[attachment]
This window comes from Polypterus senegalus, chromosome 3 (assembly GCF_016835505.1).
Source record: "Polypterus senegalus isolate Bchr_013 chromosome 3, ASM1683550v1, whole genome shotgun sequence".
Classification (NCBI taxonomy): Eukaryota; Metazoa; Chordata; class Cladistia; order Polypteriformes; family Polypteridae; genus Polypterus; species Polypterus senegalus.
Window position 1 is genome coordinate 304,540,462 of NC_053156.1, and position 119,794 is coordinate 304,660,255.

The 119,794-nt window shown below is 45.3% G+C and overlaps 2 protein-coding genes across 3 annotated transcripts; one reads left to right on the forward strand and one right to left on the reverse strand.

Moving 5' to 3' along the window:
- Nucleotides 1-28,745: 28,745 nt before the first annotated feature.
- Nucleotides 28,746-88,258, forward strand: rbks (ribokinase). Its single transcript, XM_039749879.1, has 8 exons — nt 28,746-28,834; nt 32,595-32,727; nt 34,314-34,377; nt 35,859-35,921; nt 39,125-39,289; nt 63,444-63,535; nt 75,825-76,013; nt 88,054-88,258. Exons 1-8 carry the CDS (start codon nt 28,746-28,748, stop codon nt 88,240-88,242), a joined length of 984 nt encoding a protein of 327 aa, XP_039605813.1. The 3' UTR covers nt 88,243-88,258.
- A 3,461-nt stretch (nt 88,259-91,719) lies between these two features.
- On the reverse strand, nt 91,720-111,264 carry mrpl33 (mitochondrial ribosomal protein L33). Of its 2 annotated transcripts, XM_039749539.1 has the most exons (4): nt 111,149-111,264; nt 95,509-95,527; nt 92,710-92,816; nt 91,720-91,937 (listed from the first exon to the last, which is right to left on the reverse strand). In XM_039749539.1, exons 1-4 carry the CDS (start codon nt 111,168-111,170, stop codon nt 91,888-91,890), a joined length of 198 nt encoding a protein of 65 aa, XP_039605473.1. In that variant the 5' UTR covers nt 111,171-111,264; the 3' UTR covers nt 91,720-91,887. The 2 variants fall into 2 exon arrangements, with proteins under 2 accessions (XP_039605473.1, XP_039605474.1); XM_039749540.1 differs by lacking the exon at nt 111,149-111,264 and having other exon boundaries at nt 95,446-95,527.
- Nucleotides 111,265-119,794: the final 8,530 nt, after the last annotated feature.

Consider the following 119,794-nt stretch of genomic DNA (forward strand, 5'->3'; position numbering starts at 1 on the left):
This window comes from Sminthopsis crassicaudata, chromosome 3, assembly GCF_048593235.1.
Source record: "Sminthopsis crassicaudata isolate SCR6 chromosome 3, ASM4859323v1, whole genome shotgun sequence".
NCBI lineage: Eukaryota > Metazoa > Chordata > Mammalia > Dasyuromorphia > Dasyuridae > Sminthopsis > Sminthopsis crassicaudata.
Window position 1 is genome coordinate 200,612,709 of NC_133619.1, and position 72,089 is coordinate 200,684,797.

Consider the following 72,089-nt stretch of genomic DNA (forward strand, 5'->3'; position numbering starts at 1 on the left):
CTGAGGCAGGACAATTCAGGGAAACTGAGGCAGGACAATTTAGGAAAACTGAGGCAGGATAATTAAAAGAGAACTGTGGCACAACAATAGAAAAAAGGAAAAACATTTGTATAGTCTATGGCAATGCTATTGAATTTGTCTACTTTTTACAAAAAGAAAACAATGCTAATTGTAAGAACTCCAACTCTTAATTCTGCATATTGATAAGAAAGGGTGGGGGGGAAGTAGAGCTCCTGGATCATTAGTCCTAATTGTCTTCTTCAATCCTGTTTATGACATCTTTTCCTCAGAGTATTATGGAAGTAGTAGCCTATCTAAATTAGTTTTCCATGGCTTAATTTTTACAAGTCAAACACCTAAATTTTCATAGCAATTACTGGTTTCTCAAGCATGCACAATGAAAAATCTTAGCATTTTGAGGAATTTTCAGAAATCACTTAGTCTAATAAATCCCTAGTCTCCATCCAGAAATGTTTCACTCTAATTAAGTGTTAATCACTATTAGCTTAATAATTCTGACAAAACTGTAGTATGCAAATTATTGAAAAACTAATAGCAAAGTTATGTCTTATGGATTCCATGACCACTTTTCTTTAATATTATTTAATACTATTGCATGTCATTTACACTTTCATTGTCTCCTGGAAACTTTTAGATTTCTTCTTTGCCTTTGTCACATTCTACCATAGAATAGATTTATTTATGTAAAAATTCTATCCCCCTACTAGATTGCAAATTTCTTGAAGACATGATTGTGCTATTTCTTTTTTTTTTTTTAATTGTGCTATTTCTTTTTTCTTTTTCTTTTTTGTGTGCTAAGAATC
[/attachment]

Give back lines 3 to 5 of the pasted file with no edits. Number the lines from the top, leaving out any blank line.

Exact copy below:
Classification (NCBI taxonomy): Eukaryota; Metazoa; Chordata; class Cladistia; order Polypteriformes; family Polypteridae; genus Polypterus; species Polypterus senegalus.
Window position 1 is genome coordinate 304,540,462 of NC_053156.1, and position 119,794 is coordinate 304,660,255.

The 119,794-nt window shown below is 45.3% G+C and overlaps 2 protein-coding genes across 3 annotated transcripts; one reads left to right on the forward strand and one right to left on the reverse strand.